Zermatt

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Classic Alpine Village
Looking over the town of Zermatt we were pleasantly surprised to find some winter walking trails around the outskirts of the town away from all of the crowds of people. Wondering through the town looking at all of the cabins had us dreaming of living in the Swiss Alps one day and picking out which cabin we would want. If you are looking for a little peace and quiet from the crowds in the center, trying heading out for a walk among the cabins and a nice view of the Matterhorn.
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Off Piste and Glurwein
The slope was steeper standing on the edge than I had remembered. A tumble would be painful. Definitely would not be good. My younger brother whipped around me and sailed through the thick powder crying out as he zigged between snow-covered outcroppings and half-hidden evergreens. I took a deep breath and tipped my skis, grateful for that last glass of glurwein.
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Matterhorn
Beautiful and a must see in Switzerland. After all I am sure many people have heard of the ride at Disney named after the Matterhorn. The ride up the mountain is fairly inexpensive , once on the mountain there are many places to hike and enjoy a lunch. Would recommend to make this a more unique experience; pack a lunch and enjoy around the lake after hiking. The town below is Zermatt and it offers the feel of a ski village similar to Vail, beautiful however very expensive.
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Test Your Nerve with Extreme Skiing
While perfectly groomed corduroy pistes cater to elegant and steady skiers, the diverse extreme ski scene keeps adrenaline junkies fueled. Gstaad is renowned for heli-skiing, and drop-offs at five different sites give experienced skiers the chance to wind their way down untouched, knee-deep powder in the solitude of the Swiss Alps. The most popular ski tour in the Alps is the Haute Route—a week-long endurance adventure, beginning in Chamonix (France) and ending in Zermatt. The tour includes a 120km traverse, 6,000m of ascending and descending on slopes and glaciers, and continual ski/mountaineering training sessions—such as avalanche search and rescue, with expert instructors.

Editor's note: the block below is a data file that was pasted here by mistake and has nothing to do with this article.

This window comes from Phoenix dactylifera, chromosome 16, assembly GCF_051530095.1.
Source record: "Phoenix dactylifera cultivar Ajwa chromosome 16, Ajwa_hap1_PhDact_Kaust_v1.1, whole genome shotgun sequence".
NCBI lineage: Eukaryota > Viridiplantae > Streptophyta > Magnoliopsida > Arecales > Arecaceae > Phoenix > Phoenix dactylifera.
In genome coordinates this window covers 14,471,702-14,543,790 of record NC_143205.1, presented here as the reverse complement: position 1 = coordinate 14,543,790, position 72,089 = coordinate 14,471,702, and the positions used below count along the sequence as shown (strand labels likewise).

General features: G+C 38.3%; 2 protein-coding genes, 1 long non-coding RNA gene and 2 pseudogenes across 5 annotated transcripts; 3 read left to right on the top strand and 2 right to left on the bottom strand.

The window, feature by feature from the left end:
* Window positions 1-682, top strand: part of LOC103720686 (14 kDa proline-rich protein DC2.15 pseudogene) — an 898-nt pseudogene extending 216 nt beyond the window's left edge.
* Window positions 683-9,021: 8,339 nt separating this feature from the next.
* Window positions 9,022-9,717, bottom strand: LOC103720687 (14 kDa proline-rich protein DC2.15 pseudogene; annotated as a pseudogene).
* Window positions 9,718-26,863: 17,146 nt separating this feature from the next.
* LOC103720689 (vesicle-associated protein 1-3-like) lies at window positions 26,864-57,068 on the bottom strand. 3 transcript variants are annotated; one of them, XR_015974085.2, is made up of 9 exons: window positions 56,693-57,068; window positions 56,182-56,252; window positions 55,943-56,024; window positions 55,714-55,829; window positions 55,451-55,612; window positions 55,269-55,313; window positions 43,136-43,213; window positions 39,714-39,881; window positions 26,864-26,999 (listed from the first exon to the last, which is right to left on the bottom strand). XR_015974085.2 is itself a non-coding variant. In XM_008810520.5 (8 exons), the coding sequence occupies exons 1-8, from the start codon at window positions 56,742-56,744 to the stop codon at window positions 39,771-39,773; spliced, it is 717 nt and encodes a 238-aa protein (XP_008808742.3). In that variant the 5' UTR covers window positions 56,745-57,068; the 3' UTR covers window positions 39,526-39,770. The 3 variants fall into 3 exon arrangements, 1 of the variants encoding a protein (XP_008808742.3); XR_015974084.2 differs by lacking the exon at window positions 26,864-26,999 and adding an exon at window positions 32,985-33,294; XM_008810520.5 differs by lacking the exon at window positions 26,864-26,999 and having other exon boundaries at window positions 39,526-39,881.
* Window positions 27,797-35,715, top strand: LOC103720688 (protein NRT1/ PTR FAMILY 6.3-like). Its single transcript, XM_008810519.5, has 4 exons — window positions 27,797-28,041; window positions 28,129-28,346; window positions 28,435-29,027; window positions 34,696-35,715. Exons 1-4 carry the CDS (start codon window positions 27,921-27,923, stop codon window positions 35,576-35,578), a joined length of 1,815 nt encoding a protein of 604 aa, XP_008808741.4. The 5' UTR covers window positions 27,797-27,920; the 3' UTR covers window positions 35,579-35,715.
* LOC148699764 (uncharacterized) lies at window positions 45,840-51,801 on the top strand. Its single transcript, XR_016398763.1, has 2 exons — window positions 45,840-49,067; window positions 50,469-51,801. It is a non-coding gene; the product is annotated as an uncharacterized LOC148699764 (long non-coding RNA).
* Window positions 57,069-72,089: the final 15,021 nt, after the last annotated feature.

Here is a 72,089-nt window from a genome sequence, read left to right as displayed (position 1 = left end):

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Zermatt Winter Hiking Trail
Sure, you can ski or snowboard in Zermatt. That's the "cool" thing to do, right? Isn't that the only reason to go? Not so much. About four hours before this photo was taken, we stood on a footbridge in downtown Zermatt and watched thousands of tourists packed into huge tour buses unload like ants and descend upon the cable cars to go up the mountain. My wife isn't able to ski very well, and I wanted to take some photographs without constantly looking over my shoulder worrying about a cluster of teenage snowboarders crashing into me or an impatient speed skier bearing down on me and looking annoyed as they whizzed past. Lucky for us, Zermatt has a huge selection of prepared winter walking trails, and this is one of them, just below the rail stop at Riffelalp. The signpost here lets walkers know there is a warm hut/restaurant up ahead serving food and drinks. If you look through the trees, you can see the Matterhorn. From Riffelalp, you can get back to the town in about two hours if walking downhill, but don't forget to stop for some gluwhein (hot, mulled red wine) to keep your parts moving well in the cold. You can even great a plate of rosti (hash browns) or salad and beer to refresh your spirits. You won't come across many walkers (we saw two the whole way down) and the quiet tranquility of the snow and trees is simply unforgettable. And best of all? No lift tickets, skis, helmets, or special passes are required. It's completely free.
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